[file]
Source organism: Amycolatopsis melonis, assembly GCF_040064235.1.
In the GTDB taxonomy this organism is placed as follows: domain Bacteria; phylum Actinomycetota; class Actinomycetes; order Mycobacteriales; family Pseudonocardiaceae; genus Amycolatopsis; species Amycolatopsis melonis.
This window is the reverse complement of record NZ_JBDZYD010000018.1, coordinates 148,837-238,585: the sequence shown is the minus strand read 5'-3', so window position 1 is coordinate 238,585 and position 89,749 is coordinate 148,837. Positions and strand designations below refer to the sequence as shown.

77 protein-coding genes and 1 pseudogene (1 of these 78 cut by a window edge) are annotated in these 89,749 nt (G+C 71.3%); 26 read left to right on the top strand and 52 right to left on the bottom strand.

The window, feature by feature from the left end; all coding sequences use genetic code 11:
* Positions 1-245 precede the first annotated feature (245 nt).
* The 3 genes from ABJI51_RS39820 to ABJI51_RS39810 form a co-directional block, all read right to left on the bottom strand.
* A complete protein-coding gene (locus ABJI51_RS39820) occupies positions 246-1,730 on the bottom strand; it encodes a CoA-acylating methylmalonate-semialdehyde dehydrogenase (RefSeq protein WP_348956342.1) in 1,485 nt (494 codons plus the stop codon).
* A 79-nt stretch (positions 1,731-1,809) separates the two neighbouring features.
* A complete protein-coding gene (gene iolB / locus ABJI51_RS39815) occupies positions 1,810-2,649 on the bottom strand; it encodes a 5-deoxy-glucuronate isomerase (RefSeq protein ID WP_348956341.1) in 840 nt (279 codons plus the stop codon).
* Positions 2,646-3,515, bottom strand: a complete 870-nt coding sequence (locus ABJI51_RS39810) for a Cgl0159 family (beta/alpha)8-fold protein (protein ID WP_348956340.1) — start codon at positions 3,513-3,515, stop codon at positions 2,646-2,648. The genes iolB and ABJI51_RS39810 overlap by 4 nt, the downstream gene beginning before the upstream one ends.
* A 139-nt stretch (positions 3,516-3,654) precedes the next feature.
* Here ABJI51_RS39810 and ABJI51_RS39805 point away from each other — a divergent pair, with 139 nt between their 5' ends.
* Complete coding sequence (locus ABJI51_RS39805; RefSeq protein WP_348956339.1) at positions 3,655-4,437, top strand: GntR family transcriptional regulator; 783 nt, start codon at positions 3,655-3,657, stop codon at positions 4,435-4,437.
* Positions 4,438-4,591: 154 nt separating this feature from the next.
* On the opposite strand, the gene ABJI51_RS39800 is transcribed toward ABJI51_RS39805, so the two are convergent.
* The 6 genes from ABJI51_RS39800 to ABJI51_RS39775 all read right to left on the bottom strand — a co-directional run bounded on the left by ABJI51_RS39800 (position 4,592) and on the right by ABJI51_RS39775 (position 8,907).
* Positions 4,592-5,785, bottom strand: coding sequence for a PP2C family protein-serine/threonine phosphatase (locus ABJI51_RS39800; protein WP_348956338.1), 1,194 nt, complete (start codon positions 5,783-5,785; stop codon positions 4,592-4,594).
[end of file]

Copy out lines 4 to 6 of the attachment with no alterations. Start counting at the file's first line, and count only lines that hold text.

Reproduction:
77 protein-coding genes and 1 pseudogene (1 of these 78 cut by a window edge) are annotated in these 89,749 nt (G+C 71.3%); 26 read left to right on the top strand and 52 right to left on the bottom strand.

The window, feature by feature from the left end; all coding sequences use genetic code 11:
* Positions 1-245 precede the first annotated feature (245 nt).